Other amazing anecdotes and insights into pastoral life in the mountains were uncovered in my reading of Matthew Higgins’s book: Rugged Beyond Imagination. I learned about rabbit-trappers working through a sea of bouncing rabbits during the plague of the 1920s-40s. I read how, during the cold of winter, settlers used to hang a side of beef from a shady tree, where the meat would keep for weeks, so long as it was protected from dingoes and dogs by trussing it up with hessian. I was taken on cattle-mustering trips and brumby hunts into the high country, accompanied sometimes by women. I read about blizzards and winters so cold, with snow so deep, not even the kangaroos could find food to survive the freeze. These things I threaded into Daphne’s story and her reflections on her life in the mountains.
Sad tales are also found when a writer begins to delve into the past. In researching the fate of Aboriginal people from the mountains, I found a small but moving book of personal accounts by local Ngunnawal people. It was in this book that I discovered the extent of racism extended towards Indigenous people in the not-so-distant past. I hadn’t realised that a mission had existed for many years in the town of Yass under the dreadful misnomer of Hollywood. Here, displaced Aboriginal people lived without running water or power, on bare dirt, in shacks made from kerosene tins beaten flat which was the only resource they had from which to build homes. There was a curfew on access into town, and Aboriginal people were removed if they broke this rule. In the hospital, they were not allowed to cross a white line painted on the floor, beyond which only white people were allowed. Children were not permitted to catch the bus to school with white children. At the cinema, black people were only admitted by the rear doors and they had to sit down the back. I was so moved by these stories I wanted to incorporate some sense of the past attitudes of our society in my novel.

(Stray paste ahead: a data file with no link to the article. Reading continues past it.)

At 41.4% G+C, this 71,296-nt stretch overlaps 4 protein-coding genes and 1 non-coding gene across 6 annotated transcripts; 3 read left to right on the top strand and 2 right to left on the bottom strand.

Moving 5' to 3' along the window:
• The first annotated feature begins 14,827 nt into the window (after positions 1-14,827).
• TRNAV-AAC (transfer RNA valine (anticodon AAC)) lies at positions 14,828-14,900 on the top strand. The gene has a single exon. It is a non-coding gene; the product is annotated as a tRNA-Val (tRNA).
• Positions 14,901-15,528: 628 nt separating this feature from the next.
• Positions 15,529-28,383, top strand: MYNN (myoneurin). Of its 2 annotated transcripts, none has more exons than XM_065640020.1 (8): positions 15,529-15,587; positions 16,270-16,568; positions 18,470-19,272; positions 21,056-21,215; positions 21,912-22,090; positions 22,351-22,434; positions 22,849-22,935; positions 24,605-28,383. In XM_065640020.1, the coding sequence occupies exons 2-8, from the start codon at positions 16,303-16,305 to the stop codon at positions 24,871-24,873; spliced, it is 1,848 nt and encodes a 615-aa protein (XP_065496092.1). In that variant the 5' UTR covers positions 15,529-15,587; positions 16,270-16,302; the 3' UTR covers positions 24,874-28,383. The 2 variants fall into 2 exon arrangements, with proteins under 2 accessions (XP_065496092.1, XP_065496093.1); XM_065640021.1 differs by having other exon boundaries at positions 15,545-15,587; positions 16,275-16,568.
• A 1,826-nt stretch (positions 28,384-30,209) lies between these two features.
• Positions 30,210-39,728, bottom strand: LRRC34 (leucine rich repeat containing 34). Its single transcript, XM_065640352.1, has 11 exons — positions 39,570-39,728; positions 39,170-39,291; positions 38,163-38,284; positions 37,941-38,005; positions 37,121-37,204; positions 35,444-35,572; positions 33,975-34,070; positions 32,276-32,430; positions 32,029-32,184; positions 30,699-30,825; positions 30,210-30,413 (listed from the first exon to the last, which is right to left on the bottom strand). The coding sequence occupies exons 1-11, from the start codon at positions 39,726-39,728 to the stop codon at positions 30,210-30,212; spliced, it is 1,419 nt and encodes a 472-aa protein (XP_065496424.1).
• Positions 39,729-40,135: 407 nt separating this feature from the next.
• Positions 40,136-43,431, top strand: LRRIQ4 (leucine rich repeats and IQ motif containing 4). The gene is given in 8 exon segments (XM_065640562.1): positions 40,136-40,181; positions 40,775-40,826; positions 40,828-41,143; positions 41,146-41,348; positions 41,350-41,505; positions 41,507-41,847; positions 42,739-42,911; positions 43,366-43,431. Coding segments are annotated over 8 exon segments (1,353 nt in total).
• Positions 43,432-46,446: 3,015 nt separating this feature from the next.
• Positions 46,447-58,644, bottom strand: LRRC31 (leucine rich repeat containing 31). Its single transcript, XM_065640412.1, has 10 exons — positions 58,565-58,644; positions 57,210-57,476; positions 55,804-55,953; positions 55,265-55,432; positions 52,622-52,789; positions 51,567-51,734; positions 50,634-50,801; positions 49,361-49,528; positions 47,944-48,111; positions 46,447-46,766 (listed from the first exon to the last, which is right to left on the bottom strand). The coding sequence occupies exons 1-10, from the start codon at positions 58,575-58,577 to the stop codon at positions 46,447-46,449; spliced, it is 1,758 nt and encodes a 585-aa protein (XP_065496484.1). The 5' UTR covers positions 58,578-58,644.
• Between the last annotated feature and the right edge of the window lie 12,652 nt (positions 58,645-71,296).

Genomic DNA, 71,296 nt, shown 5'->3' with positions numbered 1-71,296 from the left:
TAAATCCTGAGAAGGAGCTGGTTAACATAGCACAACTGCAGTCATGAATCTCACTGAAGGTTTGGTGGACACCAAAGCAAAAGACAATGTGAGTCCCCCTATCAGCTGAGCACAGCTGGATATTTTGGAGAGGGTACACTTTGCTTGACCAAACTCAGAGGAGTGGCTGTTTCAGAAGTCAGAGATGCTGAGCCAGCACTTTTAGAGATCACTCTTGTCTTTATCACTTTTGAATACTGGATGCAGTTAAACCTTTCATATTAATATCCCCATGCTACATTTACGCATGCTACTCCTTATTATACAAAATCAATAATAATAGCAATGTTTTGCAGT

There were also interesting parallels between the displacement of Indigenous people by pioneers during white settlement of the mountains in the 1800s, and the removal of farmers from their properties due to government resumption of land during the space race followed by the gazetting of Namadgi National Park in the 1960s and 70s. When the National Park was established, buildings which were not sufficiently old to qualify for heritage listing were pulled down, causing further hurt for the displaced families. Exploring the concept of spiritual bonds with the land as well as the impact of disconnection from country became an important theme of The Grass Castle.
I love the sleuthing and learning involved in the background reading for my novels, but not all people have the time and patience to work through details in historical texts or accounts. Hopefully, this is where a fiction author like me can help to increase interest in history, so that history and fiction can become entwined and feed positively into each other. Then perhaps people will go on their own journeys of historical discovery.
Brown, C., Dickson, D., Halloran, L., Thorpe, B., Monaghan, F., Shea, A., Sandra & Phillips, T. (2007) Stories of the Ngunnawal. Florey ACT: Journey of Healing (ACT)
Flood, J. (1996) Moth Hunters of the Australian Capital Territory. Aboriginal Traditional Life in the Canberra Region. JM Flood, Canberra ACT.
Higgins, M. (2009) Rugged Beyond Imagination. Stories from an Australian Mountain Region. National Museum of Australia Press, Canberra, ACT.
Moore, B. (1999) Cotter Country. Lyneham ACT, Greg Moore.